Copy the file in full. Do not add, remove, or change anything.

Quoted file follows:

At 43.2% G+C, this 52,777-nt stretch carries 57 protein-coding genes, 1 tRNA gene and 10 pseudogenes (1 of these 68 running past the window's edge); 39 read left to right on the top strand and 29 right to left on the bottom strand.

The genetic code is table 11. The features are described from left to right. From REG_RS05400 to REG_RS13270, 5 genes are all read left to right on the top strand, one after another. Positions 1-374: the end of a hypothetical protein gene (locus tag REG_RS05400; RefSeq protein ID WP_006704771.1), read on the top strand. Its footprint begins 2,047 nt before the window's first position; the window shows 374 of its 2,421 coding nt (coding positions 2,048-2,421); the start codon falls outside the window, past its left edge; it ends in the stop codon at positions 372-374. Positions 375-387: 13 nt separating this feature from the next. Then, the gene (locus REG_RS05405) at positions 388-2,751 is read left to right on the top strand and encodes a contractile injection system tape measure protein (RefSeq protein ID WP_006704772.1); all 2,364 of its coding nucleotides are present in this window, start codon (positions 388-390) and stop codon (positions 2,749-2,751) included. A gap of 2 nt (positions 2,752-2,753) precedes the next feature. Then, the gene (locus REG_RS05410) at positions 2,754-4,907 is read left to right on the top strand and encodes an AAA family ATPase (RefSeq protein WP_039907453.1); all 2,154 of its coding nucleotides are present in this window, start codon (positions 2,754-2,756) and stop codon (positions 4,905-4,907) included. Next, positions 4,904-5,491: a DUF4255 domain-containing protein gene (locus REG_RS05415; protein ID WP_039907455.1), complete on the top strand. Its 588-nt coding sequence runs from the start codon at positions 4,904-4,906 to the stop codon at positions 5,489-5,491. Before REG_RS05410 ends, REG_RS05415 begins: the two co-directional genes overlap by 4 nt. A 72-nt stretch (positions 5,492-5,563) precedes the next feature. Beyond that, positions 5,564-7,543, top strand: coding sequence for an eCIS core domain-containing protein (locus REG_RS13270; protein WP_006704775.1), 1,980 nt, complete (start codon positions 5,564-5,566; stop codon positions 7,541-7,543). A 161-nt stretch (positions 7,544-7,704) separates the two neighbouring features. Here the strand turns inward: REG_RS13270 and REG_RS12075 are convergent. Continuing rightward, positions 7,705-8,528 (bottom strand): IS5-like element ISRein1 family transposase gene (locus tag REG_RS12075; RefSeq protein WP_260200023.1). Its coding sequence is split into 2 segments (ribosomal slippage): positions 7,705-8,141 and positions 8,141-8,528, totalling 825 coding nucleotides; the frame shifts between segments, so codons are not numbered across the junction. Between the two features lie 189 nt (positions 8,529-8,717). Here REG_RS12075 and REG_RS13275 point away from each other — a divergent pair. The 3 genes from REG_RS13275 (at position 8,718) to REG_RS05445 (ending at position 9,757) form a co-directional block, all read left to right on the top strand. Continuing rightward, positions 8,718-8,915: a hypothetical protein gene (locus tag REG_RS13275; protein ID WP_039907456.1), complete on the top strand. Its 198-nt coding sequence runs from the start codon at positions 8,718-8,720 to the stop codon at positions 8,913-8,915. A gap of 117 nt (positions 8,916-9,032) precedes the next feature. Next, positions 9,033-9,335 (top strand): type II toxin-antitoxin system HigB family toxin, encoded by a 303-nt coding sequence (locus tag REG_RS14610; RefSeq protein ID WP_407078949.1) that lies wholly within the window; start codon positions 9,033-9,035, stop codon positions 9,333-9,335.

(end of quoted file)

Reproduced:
At 43.2% G+C, this 52,777-nt stretch carries 57 protein-coding genes, 1 tRNA gene and 10 pseudogenes (1 of these 68 running past the window's edge); 39 read left to right on the top strand and 29 right to left on the bottom strand.

The genetic code is table 11. The features are described from left to right. From REG_RS05400 to REG_RS13270, 5 genes are all read left to right on the top strand, one after another. Positions 1-374: the end of a hypothetical protein gene (locus tag REG_RS05400; RefSeq protein ID WP_006704771.1), read on the top strand. Its footprint begins 2,047 nt before the window's first position; the window shows 374 of its 2,421 coding nt (coding positions 2,048-2,421); the start codon falls outside the window, past its left edge; it ends in the stop codon at positions 372-374. Positions 375-387: 13 nt separating this feature from the next. Then, the gene (locus REG_RS05405) at positions 388-2,751 is read left to right on the top strand and encodes a contractile injection system tape measure protein (RefSeq protein ID WP_006704772.1); all 2,364 of its coding nucleotides are present in this window, start codon (positions 388-390) and stop codon (positions 2,749-2,751) included. A gap of 2 nt (positions 2,752-2,753) precedes the next feature. Then, the gene (locus REG_RS05410) at positions 2,754-4,907 is read left to right on the top strand and encodes an AAA family ATPase (RefSeq protein WP_039907453.1); all 2,154 of its coding nucleotides are present in this window, start codon (positions 2,754-2,756) and stop codon (positions 4,905-4,907) included. Next, positions 4,904-5,491: a DUF4255 domain-containing protein gene (locus REG_RS05415; protein ID WP_039907455.1), complete on the top strand. Its 588-nt coding sequence runs from the start codon at positions 4,904-4,906 to the stop codon at positions 5,489-5,491. Before REG_RS05410 ends, REG_RS05415 begins: the two co-directional genes overlap by 4 nt. A 72-nt stretch (positions 5,492-5,563) precedes the next feature. Beyond that, positions 5,564-7,543, top strand: coding sequence for an eCIS core domain-containing protein (locus REG_RS13270; protein WP_006704775.1), 1,980 nt, complete (start codon positions 5,564-5,566; stop codon positions 7,541-7,543). A 161-nt stretch (positions 7,544-7,704) separates the two neighbouring features. Here the strand turns inward: REG_RS13270 and REG_RS12075 are convergent. Continuing rightward, positions 7,705-8,528 (bottom strand): IS5-like element ISRein1 family transposase gene (locus tag REG_RS12075; RefSeq protein WP_260200023.1). Its coding sequence is split into 2 segments (ribosomal slippage): positions 7,705-8,141 and positions 8,141-8,528, totalling 825 coding nucleotides; the frame shifts between segments, so codons are not numbered across the junction. Between the two features lie 189 nt (positions 8,529-8,717). Here REG_RS12075 and REG_RS13275 point away from each other — a divergent pair. The 3 genes from REG_RS13275 (at position 8,718) to REG_RS05445 (ending at position 9,757) form a co-directional block, all read left to right on the top strand. Continuing rightward, positions 8,718-8,915: a hypothetical protein gene (locus tag REG_RS13275; protein ID WP_039907456.1), complete on the top strand. Its 198-nt coding sequence runs from the start codon at positions 8,718-8,720 to the stop codon at positions 8,913-8,915. A gap of 117 nt (positions 8,916-9,032) precedes the next feature. Next, positions 9,033-9,335 (top strand): type II toxin-antitoxin system HigB family toxin, encoded by a 303-nt coding sequence (locus tag REG_RS14610; RefSeq protein ID WP_407078949.1) that lies wholly within the window; start codon positions 9,033-9,035, stop codon positions 9,333-9,335.